The Unique History Of Alabama State University — страница 2

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aggressive and stern man. They knew that he would be able to help the institution to advance to greater heights. Paterson, along with a few students, showed his aggressiveness by partaking in gunfight with the Klu Klux Klan when they were trying to set the school buildings on fire. Paterson’s aggressive attitude brought social turmoil to the Marion community. Therefore, to protect the safety of the students attending Lincoln Normal School, Paterson relocated the institution. The school was relocated to Montgomery, Alabama in 1887, and renamed Alabama Colored People’s University. Unfortunately, the school loss its state financial support the same year. In 1889, the school was renamed Normal School for Colored Students, and re-gained financial assistance from the state. The

school ran thirty-three years on its original plan as a high school teachers-training institution. The school had its first graduating class in 1890. Sadly, William Burn Paterson died in 1915. The first African American teacher, John William Beverly, became the third president in 1915. Beverly organized and established the school as a four-year institution with the same plan of being a high school teachers-training institution. Beverly also advanced the state of the institution by purchasing additional land to expand the campus. The first dormitory and faculty-dining hall was constructed in 1918. John William Beverly tenure as president ended in 1920. George W. Trenholm seceded Beverly as president. 1920 was George W. Trenholm’s first year as president, and Alabama State

College Laboratory High School had its first graduating class. Trenholm’s most important contribution to the institution was in that same year. Trenholm’s addition of the Junior College Program, which comprised two years beyond high school, made the institution a standard “Normal School”. After serving a five-year term, Trenholm’s son, Harper Council Trenholm took over the position as president. At the age of twenty-five, H.C. Trenholm became the institution’s youngest president. H.C. Trenholm elevated the Junior College status of the school to a four-year institution of higher learning in 1928. Due to the new educational status of the school, the name was changed to Alabama State Teachers College in 1929. In 1931, the first graduation for the four-year college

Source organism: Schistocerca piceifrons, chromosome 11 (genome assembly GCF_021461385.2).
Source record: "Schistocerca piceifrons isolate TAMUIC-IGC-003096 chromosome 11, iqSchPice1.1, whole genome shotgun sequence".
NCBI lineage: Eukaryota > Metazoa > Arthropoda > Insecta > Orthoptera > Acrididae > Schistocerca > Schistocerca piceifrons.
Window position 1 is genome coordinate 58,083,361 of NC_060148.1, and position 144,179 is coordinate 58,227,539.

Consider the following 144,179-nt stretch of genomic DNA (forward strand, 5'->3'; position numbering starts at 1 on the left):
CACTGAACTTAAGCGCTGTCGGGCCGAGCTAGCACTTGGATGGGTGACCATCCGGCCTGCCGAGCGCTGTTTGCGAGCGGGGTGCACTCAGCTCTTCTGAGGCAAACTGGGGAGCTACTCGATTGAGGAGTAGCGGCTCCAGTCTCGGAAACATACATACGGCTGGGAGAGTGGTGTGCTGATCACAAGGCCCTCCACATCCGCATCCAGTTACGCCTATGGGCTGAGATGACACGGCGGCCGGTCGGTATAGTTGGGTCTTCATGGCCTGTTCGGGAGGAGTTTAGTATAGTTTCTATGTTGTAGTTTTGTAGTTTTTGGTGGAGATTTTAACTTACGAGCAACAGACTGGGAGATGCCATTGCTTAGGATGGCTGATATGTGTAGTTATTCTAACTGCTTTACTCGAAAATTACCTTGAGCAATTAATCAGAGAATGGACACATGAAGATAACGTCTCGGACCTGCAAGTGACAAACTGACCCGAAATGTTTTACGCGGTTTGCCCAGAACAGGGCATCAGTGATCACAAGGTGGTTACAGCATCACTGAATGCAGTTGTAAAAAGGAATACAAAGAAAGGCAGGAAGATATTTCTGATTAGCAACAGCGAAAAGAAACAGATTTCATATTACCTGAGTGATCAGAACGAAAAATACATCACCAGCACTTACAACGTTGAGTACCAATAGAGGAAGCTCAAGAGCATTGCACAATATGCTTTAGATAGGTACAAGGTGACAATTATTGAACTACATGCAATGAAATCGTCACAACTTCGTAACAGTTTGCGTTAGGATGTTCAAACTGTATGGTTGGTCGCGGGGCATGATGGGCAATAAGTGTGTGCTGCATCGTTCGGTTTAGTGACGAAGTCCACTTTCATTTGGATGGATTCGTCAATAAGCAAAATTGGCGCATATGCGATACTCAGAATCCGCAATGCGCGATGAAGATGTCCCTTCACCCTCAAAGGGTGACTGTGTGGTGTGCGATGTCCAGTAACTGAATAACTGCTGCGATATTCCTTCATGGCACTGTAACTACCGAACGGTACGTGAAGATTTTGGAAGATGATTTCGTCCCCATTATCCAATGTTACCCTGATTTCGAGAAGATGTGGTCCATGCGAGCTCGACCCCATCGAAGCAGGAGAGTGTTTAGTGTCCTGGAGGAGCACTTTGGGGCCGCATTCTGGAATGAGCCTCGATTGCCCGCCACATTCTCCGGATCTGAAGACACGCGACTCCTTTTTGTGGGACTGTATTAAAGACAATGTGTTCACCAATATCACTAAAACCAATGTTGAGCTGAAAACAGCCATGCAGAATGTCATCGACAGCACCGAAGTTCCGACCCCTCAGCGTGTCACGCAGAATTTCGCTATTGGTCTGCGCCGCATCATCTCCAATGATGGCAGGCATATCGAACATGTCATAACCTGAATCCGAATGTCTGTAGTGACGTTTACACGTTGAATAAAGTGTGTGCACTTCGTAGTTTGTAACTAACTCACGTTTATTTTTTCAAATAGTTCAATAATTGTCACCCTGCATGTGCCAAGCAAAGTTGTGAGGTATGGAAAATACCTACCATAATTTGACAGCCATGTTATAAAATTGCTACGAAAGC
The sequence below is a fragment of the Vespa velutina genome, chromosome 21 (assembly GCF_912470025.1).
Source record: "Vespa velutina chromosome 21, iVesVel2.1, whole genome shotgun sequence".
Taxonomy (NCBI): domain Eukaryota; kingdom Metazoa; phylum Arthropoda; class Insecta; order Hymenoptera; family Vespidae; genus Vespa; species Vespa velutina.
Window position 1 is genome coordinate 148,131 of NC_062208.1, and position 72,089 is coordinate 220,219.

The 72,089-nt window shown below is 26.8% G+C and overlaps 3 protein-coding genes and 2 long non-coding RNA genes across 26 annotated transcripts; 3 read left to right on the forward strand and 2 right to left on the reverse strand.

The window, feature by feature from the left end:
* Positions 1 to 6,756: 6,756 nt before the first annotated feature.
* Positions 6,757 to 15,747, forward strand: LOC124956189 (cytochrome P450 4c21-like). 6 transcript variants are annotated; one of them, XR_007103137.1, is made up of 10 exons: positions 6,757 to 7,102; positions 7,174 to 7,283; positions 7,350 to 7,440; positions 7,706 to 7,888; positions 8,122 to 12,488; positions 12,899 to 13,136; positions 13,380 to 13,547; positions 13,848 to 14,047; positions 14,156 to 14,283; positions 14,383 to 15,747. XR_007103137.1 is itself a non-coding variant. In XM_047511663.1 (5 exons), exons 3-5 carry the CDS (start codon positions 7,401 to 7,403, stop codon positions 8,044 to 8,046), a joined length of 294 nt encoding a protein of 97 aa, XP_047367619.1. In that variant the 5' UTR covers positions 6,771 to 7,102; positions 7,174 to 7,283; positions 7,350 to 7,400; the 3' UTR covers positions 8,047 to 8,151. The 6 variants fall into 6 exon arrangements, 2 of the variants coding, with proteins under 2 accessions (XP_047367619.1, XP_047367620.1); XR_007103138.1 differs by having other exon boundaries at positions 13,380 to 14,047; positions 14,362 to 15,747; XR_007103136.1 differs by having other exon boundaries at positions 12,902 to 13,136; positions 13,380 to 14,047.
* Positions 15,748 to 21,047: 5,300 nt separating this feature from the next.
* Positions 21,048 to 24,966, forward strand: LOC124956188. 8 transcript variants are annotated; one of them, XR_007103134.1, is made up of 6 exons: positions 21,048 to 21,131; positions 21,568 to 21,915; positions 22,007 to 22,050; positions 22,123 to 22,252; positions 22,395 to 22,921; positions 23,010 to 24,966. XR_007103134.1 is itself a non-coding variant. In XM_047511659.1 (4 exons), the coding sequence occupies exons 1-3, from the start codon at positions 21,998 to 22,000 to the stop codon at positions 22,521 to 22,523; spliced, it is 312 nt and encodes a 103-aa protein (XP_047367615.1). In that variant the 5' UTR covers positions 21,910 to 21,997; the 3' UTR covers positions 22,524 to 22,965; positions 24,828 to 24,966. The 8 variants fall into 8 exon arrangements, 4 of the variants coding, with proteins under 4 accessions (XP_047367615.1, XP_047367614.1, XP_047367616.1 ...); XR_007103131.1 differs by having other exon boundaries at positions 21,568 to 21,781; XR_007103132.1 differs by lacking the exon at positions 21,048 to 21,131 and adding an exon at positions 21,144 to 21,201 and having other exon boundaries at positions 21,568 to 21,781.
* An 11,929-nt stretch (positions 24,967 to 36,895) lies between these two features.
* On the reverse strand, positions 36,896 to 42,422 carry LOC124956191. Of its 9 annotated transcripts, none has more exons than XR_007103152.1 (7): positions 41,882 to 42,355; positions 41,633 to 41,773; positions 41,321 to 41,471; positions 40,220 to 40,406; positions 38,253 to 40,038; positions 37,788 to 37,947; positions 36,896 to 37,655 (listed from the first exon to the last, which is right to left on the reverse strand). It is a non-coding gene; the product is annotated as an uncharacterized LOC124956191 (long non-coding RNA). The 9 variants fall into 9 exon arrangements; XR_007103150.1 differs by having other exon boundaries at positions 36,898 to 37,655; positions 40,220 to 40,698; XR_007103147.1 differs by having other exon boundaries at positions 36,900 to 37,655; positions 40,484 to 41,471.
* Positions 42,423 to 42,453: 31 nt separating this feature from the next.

curriculum was held. H.C. Trenholm helped the college to advance even further in 1940 by instituting the college’s first graduate program. The first graduate program was in 1943. The college once again was renamed under H.C. Trenholm’s tenure as president to Alabama State College for Negroes in 1948. H.C. Trenholm relinquished the position of president in 1962. Levi Watkins was appointed as the sixth president of Alabama State College for Negroes in 1962. That same year, under Watkins’ supervision, the college began to offer athletic scholarships. Watkins served as president during a socially turbulent time in the south. The civil rights movement was in full swing in Watkins’ first year as president. The students at Alabama State College for Negroes were vital members in

the civil rights movement. Watkins continued to push the college forward while participating in the movement himself. Watkins was an instrumental factor in the accreditation of the college in 1966 by the Southern Association of Colleges and Schools. In 1969, he approved the proposal to change the name of the college from Alabama State College for Negroes to Alabama State University. A few years later, in 1975, the administrative control of the university changed from the State Board of Education to the Alabama State Board of Trustees. Watkins’ last great contribution to the university while serving as president was the development and commencement of University College in 1975. Robert L. Randolph, Leon Howard, Clifford C. Baker, and William H. Harris, respectively were the

following presidents of Alabama State University. These presidents also made very tremendous contributions to present-day Alabama State University. However, if it were not for the hard work of Peyton Finley, George N. Card, William B. Paterson, John W. Beverly, G.W. Trenholm, H.C. Trenholm, and Levi Watkins, the university would not be as prominent as it is today. The diligent effort of these presidents to make this university a success has not been overlooked. Buildings on the campus today have been named in their honor. Finley Hall was named after the university’s founder, Peyton Finley. The Levi Watkins Learning Center was named after the sixth president that approved the name of Alabama State University, Levi Watkins. Card Hall was named after university’s first